Love your posts, keep up the inspiration!

    Kelli Douglas

  3. Thanx for sharing such a great insight.. I’m gaining spirituality and pschyic under guidance. I’ve travelled across globe to find the very purpose of life. Even i’ve found the same problem regarding to it. We as an individual have an irrational approach to conclusion and hence we jump over to conclusion which often heads us to negative notion. And the main reason behind this is “black and white thinking” and so often we kill our own thoughts. Before we could even realise what we have done, it was too late to make a backtrak. When i have been asked how one can stop approaching irrational thinking is stop thinking, the mind has a common tendency to work for you but inbetween it does’t notice what it is doing for you. So stop waving with your mind and order it to work for you. Whenever i asked my client to make a thought matrix, they make it in such a way that they want to be happy in every second. They just went for white rather black thinking. Though it is not wrong to be ever happy but this is the very reason behind irrational approach to jump over conclusion and it makes the thing worst b’cause mind starts solving the very problem and then outcome would be your’s next problem over problems. And this has no end except a dead end. I would like to quote, the legend David Bohm, over complication by thought, i.e. “thought is constantly creating problems that way and then trying to solve them, but as it tries to solve them it makes it worse b’cause it doesn’t notice that it’s creating them and the moqe it thinks, the more problems it creates”. If we would take it as pschyic field of energy. Our thought speaks to subconcious mind of many others and this way we draw what we speak to this subconcious field.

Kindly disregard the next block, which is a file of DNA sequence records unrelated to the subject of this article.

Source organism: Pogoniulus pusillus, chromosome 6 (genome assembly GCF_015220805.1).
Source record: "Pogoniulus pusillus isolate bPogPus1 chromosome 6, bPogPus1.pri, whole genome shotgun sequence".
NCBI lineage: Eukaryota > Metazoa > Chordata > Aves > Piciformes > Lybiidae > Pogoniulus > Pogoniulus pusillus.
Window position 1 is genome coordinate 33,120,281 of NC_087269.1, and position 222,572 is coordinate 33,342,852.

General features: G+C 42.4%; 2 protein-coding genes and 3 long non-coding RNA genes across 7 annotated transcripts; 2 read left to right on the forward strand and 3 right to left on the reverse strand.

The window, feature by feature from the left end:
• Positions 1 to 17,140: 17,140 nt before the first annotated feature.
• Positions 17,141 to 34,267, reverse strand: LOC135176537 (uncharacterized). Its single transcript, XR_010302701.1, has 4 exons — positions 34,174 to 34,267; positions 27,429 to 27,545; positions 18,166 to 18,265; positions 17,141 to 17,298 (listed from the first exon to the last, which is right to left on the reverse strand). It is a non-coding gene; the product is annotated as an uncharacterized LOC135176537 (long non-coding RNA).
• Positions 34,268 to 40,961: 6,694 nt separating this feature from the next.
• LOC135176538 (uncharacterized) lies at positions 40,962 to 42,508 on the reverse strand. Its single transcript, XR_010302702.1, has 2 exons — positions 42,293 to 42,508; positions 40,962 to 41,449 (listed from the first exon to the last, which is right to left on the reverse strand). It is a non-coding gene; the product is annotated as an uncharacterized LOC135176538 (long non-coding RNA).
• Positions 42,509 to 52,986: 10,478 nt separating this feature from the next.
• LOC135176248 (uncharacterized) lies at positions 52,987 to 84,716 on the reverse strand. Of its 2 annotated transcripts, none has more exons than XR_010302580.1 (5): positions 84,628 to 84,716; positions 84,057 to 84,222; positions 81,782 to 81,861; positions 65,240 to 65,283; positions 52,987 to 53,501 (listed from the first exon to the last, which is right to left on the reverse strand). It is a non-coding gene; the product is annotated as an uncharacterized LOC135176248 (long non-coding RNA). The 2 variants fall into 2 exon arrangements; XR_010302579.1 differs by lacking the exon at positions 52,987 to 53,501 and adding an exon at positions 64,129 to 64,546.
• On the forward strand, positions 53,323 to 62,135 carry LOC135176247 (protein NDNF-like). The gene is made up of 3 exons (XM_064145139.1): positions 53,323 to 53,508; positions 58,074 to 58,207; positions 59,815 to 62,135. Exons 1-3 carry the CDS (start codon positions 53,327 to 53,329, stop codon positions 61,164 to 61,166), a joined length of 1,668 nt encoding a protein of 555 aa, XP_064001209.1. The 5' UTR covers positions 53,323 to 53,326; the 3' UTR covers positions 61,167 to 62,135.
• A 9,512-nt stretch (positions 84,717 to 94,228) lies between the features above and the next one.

So think good and leave the rest.

    In love and light,

    God bless you .
    Tc .

  4. Hi Tejvan. I get most of this but help me out with this one, “To really understand a situation, we have to see it without the cloud of emotion.” How does it differ from “following your heart.”

  5. I’ve been thinking about a lot of this stuff lately, I think on the last point on Conclusions about reminding ourselves that early conclusions are likely to be wrong; They are or may be just that but if the mind see’s it and stops because they are wrong and tries to think about it as a problem then this would be counter productive, if the mind see’s it as a silly conclusion or unnecessary and keeps going (keeping awareness on wondering about this thing) then i find, myself, i can nearly straight away come up with an ah-ha moment.